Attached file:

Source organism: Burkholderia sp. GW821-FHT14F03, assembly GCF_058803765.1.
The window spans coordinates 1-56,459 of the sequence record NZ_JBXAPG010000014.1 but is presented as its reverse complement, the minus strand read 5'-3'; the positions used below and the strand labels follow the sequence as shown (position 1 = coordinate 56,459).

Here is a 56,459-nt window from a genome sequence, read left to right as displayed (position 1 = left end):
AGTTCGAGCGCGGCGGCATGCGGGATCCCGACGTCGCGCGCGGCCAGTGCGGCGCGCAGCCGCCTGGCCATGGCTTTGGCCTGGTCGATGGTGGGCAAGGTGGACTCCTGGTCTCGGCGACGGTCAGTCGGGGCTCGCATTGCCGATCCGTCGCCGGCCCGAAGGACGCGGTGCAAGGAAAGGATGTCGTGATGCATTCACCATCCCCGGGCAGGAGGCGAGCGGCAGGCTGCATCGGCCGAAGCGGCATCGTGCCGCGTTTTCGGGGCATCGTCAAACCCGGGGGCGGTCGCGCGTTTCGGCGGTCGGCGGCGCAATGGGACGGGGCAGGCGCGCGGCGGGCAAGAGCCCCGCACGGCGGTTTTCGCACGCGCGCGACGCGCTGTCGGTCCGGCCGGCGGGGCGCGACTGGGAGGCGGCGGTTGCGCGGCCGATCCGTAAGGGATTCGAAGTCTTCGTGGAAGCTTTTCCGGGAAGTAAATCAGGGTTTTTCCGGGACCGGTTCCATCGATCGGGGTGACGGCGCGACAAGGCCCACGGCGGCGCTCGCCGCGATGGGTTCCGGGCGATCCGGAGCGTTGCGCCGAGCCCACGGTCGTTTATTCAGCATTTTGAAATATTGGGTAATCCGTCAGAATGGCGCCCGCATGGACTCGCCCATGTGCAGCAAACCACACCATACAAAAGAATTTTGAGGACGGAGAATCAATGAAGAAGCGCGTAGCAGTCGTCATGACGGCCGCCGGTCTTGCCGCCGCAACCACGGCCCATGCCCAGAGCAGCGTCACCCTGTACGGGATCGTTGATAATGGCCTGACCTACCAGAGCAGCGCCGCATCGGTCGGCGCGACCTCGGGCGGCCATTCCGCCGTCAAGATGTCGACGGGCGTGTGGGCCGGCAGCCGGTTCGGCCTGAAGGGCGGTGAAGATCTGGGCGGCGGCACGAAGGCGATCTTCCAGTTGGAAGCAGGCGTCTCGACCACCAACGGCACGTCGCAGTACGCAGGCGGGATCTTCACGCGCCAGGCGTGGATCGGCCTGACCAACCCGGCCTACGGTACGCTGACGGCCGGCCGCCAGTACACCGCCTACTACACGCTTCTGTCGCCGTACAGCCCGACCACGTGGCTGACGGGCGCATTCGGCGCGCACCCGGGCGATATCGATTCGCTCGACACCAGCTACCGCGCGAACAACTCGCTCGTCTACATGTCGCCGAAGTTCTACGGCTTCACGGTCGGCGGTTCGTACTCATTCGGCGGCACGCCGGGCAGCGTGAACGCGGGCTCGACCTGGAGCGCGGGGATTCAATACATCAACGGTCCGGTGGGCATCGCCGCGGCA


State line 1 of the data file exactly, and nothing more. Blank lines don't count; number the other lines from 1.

Source organism: Burkholderia sp. GW821-FHT14F03, assembly GCF_058803765.1.